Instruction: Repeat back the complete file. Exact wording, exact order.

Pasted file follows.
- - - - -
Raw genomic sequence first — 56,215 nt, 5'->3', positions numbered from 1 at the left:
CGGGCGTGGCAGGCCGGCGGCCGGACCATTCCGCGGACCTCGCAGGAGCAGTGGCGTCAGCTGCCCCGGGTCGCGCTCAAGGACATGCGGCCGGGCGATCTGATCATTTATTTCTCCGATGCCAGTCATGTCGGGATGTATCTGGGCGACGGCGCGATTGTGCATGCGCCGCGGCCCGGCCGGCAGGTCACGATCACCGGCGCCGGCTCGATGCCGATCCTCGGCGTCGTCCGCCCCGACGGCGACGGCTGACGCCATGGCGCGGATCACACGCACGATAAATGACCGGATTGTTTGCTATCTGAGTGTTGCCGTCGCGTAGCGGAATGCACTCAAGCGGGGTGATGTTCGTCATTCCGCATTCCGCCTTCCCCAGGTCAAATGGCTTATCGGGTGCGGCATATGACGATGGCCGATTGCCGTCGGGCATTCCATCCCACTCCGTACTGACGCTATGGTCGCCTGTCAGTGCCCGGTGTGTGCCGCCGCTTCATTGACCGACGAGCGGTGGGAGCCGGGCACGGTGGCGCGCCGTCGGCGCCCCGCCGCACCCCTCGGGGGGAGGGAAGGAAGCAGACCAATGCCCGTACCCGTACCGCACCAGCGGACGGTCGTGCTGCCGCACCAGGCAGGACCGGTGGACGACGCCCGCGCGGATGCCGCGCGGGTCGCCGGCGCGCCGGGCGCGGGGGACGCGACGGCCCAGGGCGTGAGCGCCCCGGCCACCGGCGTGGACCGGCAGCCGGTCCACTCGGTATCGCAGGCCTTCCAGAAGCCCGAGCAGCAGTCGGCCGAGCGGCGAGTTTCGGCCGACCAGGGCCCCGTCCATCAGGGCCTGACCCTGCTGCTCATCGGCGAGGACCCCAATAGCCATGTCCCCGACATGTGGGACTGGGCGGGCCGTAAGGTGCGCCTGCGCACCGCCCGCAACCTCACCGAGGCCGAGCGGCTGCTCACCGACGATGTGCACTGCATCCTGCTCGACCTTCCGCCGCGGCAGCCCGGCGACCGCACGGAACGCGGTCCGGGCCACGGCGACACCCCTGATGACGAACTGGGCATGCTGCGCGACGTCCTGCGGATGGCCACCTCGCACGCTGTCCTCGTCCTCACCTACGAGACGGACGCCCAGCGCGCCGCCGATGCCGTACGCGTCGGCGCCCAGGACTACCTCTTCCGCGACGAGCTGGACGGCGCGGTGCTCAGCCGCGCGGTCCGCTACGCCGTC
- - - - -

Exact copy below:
Raw genomic sequence first — 56,215 nt, 5'->3', positions numbered from 1 at the left:
CGGGCGTGGCAGGCCGGCGGCCGGACCATTCCGCGGACCTCGCAGGAGCAGTGGCGTCAGCTGCCCCGGGTCGCGCTCAAGGACATGCGGCCGGGCGATCTGATCATTTATTTCTCCGATGCCAGTCATGTCGGGATGTATCTGGGCGACGGCGCGATTGTGCATGCGCCGCGGCCCGGCCGGCAGGTCACGATCACCGGCGCCGGCTCGATGCCGATCCTCGGCGTCGTCCGCCCCGACGGCGACGGCTGACGCCATGGCGCGGATCACACGCACGATAAATGACCGGATTGTTTGCTATCTGAGTGTTGCCGTCGCGTAGCGGAATGCACTCAAGCGGGGTGATGTTCGTCATTCCGCATTCCGCCTTCCCCAGGTCAAATGGCTTATCGGGTGCGGCATATGACGATGGCCGATTGCCGTCGGGCATTCCATCCCACTCCGTACTGACGCTATGGTCGCCTGTCAGTGCCCGGTGTGTGCCGCCGCTTCATTGACCGACGAGCGGTGGGAGCCGGGCACGGTGGCGCGCCGTCGGCGCCCCGCCGCACCCCTCGGGGGGAGGGAAGGAAGCAGACCAATGCCCGTACCCGTACCGCACCAGCGGACGGTCGTGCTGCCGCACCAGGCAGGACCGGTGGACGACGCCCGCGCGGATGCCGCGCGGGTCGCCGGCGCGCCGGGCGCGGGGGACGCGACGGCCCAGGGCGTGAGCGCCCCGGCCACCGGCGTGGACCGGCAGCCGGTCCACTCGGTATCGCAGGCCTTCCAGAAGCCCGAGCAGCAGTCGGCCGAGCGGCGAGTTTCGGCCGACCAGGGCCCCGTCCATCAGGGCCTGACCCTGCTGCTCATCGGCGAGGACCCCAATAGCCATGTCCCCGACATGTGGGACTGGGCGGGCCGTAAGGTGCGCCTGCGCACCGCCCGCAACCTCACCGAGGCCGAGCGGCTGCTCACCGACGATGTGCACTGCATCCTGCTCGACCTTCCGCCGCGGCAGCCCGGCGACCGCACGGAACGCGGTCCGGGCCACGGCGACACCCCTGATGACGAACTGGGCATGCTGCGCGACGTCCTGCGGATGGCCACCTCGCACGCTGTCCTCGTCCTCACCTACGAGACGGACGCCCAGCGCGCCGCCGATGCCGTACGCGTCGGCGCCCAGGACTACCTCTTCCGCGACGAGCTGGACGGCGCGGTGCTCAGCCGCGCGGTCCGCTACGCCGTC